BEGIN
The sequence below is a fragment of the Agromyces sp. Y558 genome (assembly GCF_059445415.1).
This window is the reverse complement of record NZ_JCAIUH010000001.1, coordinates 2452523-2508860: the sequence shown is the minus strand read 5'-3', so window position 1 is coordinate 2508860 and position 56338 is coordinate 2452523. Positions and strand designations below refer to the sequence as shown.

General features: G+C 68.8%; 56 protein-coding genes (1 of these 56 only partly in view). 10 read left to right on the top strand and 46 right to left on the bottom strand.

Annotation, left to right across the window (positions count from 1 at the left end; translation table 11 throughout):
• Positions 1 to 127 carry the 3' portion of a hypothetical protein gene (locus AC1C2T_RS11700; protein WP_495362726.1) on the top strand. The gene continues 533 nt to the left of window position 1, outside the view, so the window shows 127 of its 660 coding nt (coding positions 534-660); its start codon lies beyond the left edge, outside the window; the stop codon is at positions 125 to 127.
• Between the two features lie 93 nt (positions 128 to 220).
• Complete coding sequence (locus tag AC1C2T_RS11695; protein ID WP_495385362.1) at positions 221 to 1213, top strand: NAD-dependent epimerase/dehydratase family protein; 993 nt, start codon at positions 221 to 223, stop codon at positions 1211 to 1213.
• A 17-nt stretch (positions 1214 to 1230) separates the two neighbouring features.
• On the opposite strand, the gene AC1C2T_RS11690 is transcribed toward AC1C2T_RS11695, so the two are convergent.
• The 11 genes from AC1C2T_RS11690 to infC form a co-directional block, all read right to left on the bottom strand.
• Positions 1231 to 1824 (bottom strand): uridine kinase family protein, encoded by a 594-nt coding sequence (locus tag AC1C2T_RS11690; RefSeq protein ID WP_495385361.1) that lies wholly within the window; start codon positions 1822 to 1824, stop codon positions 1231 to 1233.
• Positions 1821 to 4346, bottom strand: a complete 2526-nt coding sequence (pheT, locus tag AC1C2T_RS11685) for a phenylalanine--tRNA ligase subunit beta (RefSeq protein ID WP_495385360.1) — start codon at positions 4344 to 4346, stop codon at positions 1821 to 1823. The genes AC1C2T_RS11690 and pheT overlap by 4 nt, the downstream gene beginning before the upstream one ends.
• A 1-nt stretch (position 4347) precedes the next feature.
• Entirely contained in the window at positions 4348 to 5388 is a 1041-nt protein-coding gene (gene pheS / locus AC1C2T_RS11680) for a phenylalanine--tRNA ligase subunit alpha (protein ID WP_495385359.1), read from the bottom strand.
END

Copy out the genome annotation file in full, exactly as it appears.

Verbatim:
The sequence below is a fragment of the Agromyces sp. Y558 genome (assembly GCF_059445415.1).
This window is the reverse complement of record NZ_JCAIUH010000001.1, coordinates 2452523-2508860: the sequence shown is the minus strand read 5'-3', so window position 1 is coordinate 2508860 and position 56338 is coordinate 2452523. Positions and strand designations below refer to the sequence as shown.

General features: G+C 68.8%; 56 protein-coding genes (1 of these 56 only partly in view). 10 read left to right on the top strand and 46 right to left on the bottom strand.

Annotation, left to right across the window (positions count from 1 at the left end; translation table 11 throughout):
• Positions 1 to 127 carry the 3' portion of a hypothetical protein gene (locus AC1C2T_RS11700; protein WP_495362726.1) on the top strand. The gene continues 533 nt to the left of window position 1, outside the view, so the window shows 127 of its 660 coding nt (coding positions 534-660); its start codon lies beyond the left edge, outside the window; the stop codon is at positions 125 to 127.
• Between the two features lie 93 nt (positions 128 to 220).
• Complete coding sequence (locus tag AC1C2T_RS11695; protein ID WP_495385362.1) at positions 221 to 1213, top strand: NAD-dependent epimerase/dehydratase family protein; 993 nt, start codon at positions 221 to 223, stop codon at positions 1211 to 1213.
• A 17-nt stretch (positions 1214 to 1230) separates the two neighbouring features.
• On the opposite strand, the gene AC1C2T_RS11690 is transcribed toward AC1C2T_RS11695, so the two are convergent.
• The 11 genes from AC1C2T_RS11690 to infC form a co-directional block, all read right to left on the bottom strand.
• Positions 1231 to 1824 (bottom strand): uridine kinase family protein, encoded by a 594-nt coding sequence (locus tag AC1C2T_RS11690; RefSeq protein ID WP_495385361.1) that lies wholly within the window; start codon positions 1822 to 1824, stop codon positions 1231 to 1233.
• Positions 1821 to 4346, bottom strand: a complete 2526-nt coding sequence (pheT, locus tag AC1C2T_RS11685) for a phenylalanine--tRNA ligase subunit beta (RefSeq protein ID WP_495385360.1) — start codon at positions 4344 to 4346, stop codon at positions 1821 to 1823. The genes AC1C2T_RS11690 and pheT overlap by 4 nt, the downstream gene beginning before the upstream one ends.
• A 1-nt stretch (position 4347) precedes the next feature.
• Entirely contained in the window at positions 4348 to 5388 is a 1041-nt protein-coding gene (gene pheS / locus AC1C2T_RS11680) for a phenylalanine--tRNA ligase subunit alpha (protein ID WP_495385359.1), read from the bottom strand.